Author Janet Sarbanes, faculty member in the School of Critical Studies, writes open letters to artists, academics, and activists (“Dear A”) in her newest book, Letters on the Autonomy Project (Punctum Books). The subject matter is prescient given the rise of authoritarianism—and loss of autonomy—while at the same time we see renewed struggle against social, political, and economic inequity and injustice.
Rooted in political and aesthetic theory and history, and framed by the thought of Cornelius Castoriadis, Sarbanes’ book examines the possibilities for radical democracy and the radical social imaginary in our era, as well as for art. She asks, how can we understand political and artistic autonomies as linked (rather than diametrically opposed)? What role does pedagogy play in fostering self-determination? “Teaching at CalArts,” Sarbanes observes, “and researching and experiencing its particular legacy of radical pedagogy has definitely influenced my thinking and practice. One of the letters is dedicated to tracing that history.”
In the first open letter, she writes:
One of the central aims of this book is to think through and recalibrate the relationship between art and politics by way of autonomy. Indeed, I believe we cannot face our current crisis of social imagination and political will without a better understanding of autonomy both as a concept and a practice. But just as importantly, this book was conceived in a moment of struggle, and it seeks to contribute to that struggle. Whatever the context of its reading, that is the context of its writing—this is a work of praxis. Some of these letters explore political and aesthetic theories of autonomy; others hearken back to the reignition of the radical social imaginary in the late sixties and early seventies, with special attention paid to Black Radical, Feminist, and Autonomist Marxist approaches to liberation; still others discuss the re-emergence of the radical imaginary in our own time, proof that another world is possible, dear A, every minute of every day.
When asked about the genesis of the book, she responds, “I really wanted to understand the times I was—and we are—living in, which seemed to me to be extraordinary. I was excited by the radical horizon that had been resurrected, the idea that we could change the whole of society, rather than bits and pieces of it here and there, and I felt grateful to be alive in a moment where new solidarities were emerging. I chose the form of the open letter to reflect this fact, to invite the reader to think across struggles, and perhaps most importantly to suggest a radical horizon that expands with each and every demand for self-determination, whether it issues forth from the Black liberation struggle, trans liberation struggle, or workers’ struggle, just a few of the examples considered in the book. I was also struck by how absent art appeared to be from the scene—not the work of individual artists per se but rather the presence of a strong counterculture that could feed these struggles and take them further (the relationship of the Black Arts Movement to the Black Power Movement in the ’60s is instructive here). If we’re living in a time when one of the dominant ideologies of neoliberal capitalism—hyperindividualism–—is coming under real scrutiny, we’re going to have to ask some hard questions about the role of existing art institutions in upholding that ideology, as well as work to create new institutions that link individual and collective creativity in socially and politically liberatory ways.”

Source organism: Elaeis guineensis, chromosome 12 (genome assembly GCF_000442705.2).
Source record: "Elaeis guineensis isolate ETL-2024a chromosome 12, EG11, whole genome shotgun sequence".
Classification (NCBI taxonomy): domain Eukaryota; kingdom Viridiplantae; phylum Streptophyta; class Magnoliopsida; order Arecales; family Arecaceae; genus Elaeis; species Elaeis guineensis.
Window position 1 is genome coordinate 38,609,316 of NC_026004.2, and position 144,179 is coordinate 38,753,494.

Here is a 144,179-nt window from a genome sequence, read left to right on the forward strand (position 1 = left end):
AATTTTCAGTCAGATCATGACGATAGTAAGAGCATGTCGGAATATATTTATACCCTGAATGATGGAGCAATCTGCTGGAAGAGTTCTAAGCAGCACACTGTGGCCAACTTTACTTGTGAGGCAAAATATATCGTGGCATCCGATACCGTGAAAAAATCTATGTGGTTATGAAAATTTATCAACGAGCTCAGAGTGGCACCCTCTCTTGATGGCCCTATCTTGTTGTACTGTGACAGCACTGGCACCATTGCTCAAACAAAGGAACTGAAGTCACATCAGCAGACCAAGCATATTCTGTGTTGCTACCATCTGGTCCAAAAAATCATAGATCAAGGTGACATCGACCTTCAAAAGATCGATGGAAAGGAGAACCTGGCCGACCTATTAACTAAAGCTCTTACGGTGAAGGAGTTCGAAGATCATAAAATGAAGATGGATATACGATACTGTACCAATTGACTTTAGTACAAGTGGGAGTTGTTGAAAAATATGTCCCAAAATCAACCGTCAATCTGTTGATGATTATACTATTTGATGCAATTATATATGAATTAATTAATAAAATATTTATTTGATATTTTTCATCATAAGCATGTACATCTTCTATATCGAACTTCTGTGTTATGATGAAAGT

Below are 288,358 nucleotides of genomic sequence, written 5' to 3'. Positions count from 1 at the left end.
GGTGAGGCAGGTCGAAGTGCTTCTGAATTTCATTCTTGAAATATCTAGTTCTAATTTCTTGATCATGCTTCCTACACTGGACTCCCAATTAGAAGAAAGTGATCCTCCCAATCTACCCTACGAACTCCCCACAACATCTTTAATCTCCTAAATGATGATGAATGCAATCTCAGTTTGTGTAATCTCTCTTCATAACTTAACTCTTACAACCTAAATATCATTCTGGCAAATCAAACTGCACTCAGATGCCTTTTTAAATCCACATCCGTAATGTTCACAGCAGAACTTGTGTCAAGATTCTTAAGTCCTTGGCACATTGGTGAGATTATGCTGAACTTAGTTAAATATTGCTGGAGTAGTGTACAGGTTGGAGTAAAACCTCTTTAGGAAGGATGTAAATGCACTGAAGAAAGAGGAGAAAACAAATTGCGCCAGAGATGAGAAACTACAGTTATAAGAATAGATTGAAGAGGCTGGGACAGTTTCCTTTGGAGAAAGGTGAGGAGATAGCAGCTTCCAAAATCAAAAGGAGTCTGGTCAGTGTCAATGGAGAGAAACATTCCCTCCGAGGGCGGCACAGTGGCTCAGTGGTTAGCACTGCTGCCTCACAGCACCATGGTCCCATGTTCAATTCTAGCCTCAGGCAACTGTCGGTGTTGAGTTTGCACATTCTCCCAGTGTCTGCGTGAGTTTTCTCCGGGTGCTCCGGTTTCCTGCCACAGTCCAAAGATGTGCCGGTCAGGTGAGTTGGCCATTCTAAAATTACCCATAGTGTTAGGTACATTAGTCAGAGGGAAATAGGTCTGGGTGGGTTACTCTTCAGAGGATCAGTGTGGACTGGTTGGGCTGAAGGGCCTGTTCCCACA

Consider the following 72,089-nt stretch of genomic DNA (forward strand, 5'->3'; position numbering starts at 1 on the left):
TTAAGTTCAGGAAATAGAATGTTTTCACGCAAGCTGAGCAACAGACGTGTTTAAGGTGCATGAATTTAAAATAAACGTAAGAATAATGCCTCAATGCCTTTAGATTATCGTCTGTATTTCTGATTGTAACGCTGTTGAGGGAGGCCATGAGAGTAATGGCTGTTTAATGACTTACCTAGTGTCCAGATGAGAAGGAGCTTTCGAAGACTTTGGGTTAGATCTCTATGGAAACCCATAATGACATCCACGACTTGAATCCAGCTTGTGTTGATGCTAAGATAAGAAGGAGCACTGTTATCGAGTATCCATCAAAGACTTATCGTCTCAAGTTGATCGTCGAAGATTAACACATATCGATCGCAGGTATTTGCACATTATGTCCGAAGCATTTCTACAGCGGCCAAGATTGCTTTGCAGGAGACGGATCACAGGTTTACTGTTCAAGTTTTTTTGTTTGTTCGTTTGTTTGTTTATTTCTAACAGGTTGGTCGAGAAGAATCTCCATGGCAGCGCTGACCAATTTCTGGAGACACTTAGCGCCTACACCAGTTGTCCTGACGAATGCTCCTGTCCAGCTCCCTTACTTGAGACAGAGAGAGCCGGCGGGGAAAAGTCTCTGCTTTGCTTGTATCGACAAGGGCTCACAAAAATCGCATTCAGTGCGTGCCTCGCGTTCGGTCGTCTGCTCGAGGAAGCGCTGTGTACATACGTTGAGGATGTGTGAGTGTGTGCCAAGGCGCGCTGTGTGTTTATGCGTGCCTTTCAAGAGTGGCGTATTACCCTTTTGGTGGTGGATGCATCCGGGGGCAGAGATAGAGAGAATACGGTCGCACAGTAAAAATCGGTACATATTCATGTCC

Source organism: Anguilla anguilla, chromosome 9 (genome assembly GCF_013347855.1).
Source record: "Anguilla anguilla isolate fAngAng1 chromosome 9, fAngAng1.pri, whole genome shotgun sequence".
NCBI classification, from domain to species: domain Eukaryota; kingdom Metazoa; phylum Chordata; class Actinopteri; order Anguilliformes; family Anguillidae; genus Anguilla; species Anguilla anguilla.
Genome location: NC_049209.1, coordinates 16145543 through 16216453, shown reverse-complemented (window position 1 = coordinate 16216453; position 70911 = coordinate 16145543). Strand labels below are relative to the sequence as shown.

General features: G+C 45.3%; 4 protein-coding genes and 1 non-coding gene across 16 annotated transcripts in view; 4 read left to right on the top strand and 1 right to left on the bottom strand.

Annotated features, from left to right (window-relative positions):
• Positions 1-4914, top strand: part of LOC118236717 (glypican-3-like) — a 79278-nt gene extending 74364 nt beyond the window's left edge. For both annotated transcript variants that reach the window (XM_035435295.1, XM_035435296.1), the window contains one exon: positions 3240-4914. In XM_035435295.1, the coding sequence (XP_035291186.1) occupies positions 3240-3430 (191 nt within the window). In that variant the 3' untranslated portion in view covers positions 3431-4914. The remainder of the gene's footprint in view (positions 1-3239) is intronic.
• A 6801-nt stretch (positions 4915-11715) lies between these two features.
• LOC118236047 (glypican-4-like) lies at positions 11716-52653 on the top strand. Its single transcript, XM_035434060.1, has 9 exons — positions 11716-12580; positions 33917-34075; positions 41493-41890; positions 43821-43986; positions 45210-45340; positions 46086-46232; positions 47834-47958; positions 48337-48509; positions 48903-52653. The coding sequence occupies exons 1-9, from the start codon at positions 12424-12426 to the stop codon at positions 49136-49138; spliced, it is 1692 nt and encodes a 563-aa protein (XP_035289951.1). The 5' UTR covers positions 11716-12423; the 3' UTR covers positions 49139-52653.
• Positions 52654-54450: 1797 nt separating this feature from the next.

Sarbanes, the 2017 recipient of a Creative Capital/Andy Warhol art writer’s grant, has also authored the short story collections Army of One and The Protester Has Been Released. Her art criticism and critical essays have been published in museum catalogs, anthologies, and journals including East of Borneo, Afterall, Popular Music and Society, and the Journal of Utopian Studies. Her essay on Shaker aesthetics and utopian communalism received the Eugenio Battisti prize from the Society for Utopian Studies.